Population size, herd structure and sex ratio of the Blackbuck Antilope Cervicapra (Mammalia: Cetartiodactyla: Bovidae) in a human dominated area in Odisha, India

Main Article Content

Subrat Debata


Blackbuck Antilope cervicapra in human dominated landscapes are vulnerable to poaching, habitat loss and competition with livestock for forage.  I estimated population sizes and age structure of Blackbucks in an unprotected site of 61.21km² in Odisha over a period of one year (October 2012 to October 2013).  A total of 7,134 individuals in 366 herds were documented ranging from a single individual to the largest herd of 51 animals.  Average herd size was 19.49±0.03 (SE) and ranged from 13.34±0.06 in summer to 31.86±0.07 during the monsoon.  Sex ratio was skewed towards females by 3:1.  The young constituted 16% of the population.  This indicates that a healthy population of blackbuck is surviving in this area; therefore measures need to be taken to conserve this site and manage the area as a Blackbuck reserve. 

Article Details

Author Biography

Subrat Debata, Department of Biodiversity and Conservation of Natural Resources, Central University of Orissa, Koraput, Odisha 764021, India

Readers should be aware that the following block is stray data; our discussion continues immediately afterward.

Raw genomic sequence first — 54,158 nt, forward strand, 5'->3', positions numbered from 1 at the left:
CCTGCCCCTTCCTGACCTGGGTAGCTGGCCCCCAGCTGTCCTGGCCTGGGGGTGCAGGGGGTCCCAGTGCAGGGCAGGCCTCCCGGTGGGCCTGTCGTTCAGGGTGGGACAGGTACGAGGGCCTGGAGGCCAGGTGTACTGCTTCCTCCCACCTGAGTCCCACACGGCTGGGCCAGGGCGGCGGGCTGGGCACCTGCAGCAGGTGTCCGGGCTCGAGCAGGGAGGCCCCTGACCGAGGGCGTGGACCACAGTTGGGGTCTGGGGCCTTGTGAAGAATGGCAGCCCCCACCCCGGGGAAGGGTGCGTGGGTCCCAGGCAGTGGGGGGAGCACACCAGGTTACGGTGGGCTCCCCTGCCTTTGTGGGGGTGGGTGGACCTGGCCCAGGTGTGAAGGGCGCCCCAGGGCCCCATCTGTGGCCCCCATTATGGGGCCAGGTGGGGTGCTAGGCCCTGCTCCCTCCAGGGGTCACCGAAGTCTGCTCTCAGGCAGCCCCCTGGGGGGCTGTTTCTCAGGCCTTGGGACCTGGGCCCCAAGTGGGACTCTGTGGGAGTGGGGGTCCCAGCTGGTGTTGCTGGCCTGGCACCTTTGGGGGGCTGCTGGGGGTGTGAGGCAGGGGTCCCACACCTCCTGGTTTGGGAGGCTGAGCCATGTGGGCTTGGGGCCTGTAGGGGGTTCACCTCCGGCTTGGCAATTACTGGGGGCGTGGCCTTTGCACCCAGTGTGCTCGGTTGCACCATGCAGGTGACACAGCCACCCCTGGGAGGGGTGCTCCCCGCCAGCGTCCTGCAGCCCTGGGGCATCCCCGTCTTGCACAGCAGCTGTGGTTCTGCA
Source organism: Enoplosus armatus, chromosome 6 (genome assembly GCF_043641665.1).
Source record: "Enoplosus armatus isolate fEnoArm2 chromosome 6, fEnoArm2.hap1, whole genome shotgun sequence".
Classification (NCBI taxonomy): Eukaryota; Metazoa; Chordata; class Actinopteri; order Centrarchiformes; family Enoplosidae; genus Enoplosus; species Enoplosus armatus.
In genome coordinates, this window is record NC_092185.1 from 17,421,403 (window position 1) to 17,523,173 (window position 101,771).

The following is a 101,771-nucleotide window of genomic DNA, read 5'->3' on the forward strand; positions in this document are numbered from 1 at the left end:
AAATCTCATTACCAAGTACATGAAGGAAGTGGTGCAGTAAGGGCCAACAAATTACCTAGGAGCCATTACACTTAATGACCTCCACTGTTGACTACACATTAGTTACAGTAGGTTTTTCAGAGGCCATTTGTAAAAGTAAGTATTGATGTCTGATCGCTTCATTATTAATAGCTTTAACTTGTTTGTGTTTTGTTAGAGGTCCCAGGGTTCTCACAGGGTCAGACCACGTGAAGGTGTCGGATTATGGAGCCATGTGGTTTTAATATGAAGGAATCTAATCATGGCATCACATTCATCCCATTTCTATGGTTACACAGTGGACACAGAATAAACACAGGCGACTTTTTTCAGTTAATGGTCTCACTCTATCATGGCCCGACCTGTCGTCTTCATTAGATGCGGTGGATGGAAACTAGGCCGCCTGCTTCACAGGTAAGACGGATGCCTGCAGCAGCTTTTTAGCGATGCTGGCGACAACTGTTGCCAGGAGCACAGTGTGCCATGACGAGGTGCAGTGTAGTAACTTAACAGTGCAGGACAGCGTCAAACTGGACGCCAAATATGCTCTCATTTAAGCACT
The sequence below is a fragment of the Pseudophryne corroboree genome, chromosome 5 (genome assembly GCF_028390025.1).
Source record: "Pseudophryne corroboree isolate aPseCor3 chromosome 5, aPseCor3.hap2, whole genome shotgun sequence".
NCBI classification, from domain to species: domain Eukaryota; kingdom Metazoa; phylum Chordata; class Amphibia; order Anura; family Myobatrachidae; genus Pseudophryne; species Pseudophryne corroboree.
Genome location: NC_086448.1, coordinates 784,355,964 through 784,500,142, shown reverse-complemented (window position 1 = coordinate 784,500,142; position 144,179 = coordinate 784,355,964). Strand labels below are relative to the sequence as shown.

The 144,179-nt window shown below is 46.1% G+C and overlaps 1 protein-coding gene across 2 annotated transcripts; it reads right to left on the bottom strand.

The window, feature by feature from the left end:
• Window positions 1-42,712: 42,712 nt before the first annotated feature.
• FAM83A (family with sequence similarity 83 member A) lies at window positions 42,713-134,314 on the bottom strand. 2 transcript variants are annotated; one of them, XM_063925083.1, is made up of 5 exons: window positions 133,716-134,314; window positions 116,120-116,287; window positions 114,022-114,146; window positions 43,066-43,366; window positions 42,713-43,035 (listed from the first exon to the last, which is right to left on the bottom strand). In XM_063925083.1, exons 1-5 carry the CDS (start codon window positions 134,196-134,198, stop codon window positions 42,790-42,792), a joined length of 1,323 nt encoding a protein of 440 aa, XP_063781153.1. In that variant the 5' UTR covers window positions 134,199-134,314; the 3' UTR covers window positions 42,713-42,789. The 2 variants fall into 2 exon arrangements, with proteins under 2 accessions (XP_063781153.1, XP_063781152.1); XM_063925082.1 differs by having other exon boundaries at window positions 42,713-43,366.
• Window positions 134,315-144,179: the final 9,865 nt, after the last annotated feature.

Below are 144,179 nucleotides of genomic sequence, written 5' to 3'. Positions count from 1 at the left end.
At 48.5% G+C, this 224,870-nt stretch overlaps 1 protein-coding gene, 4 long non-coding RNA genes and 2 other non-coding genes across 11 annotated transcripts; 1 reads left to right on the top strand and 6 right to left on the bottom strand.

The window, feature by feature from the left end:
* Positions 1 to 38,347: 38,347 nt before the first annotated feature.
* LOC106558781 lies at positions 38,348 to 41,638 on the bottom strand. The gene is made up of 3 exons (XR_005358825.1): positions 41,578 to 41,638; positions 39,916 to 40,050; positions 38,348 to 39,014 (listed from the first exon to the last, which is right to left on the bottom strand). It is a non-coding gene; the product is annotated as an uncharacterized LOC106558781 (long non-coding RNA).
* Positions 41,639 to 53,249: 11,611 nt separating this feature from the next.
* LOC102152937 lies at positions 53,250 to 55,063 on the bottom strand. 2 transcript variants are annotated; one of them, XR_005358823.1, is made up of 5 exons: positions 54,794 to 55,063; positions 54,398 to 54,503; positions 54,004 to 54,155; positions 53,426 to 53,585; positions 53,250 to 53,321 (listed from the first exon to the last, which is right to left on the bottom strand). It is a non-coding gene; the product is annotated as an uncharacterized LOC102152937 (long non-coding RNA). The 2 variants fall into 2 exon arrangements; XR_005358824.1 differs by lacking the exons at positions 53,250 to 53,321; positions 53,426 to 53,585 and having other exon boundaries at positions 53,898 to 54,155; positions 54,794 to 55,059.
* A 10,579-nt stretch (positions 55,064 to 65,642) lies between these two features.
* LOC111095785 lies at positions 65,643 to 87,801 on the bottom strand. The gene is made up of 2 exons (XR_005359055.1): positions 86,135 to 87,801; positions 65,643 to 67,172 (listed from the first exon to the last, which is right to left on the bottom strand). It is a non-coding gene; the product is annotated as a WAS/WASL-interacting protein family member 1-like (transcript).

Department of Biodiversity and Conservation of Natural Resources, Ph.D. Scholar


Debata, S. & K.K. Swain (2017). Group size and population structure of vulnerable Gaur in an isolated tropical deciduous forest of eastern India. Proceedings of the National Academy of Sciences, India Section B: Biological Sciences 6(26): 1–6; http://doi.org/10.1007/s40011-017-0926-0

Herlekar, I. (2014). Architect of one’s own destruction. Current Science 106(7): 917–918.

Kar, S. (2001). Balipadar’s Blackbuck (An Insight into Myth and Reality of Human Blackbuck Relationship). Wildlife wing, Forest Department, Government of Orissa Publication, Bhubaneshwar, 41pp.

Mallon, D.P. (2008). Antilope cervicapra. The IUCN Red List of Threatened Species 2008: e.T1681A6448761. Accessed on 06 December 2016. http://doi.org/10.2305/IUCN.UK.2008.RLTS.T1681A6448761.en

Menon, V. (2014). Indian Mammals - A Field Guide. Hachette Book Publishing India Pvt. Ltd, Gurgaon, India, 528pp.

Prater, S.H. (1980). The Book of Indian Animals. Bombay Natural History Society, Mumbai, 348pp.

Ramesh, T., K. Sankar, Q. Qureshi & R. Kalle (2012). Group size, sex and age composition of Chital (Axis axis) and Sambar (Rusa unicolor) in a deciduous habitat of Western Ghats. Mammalian Biology 77: 53–59; http://doi.org/10.1016/j.mambio.2011.09.003

Most read articles by the same author(s)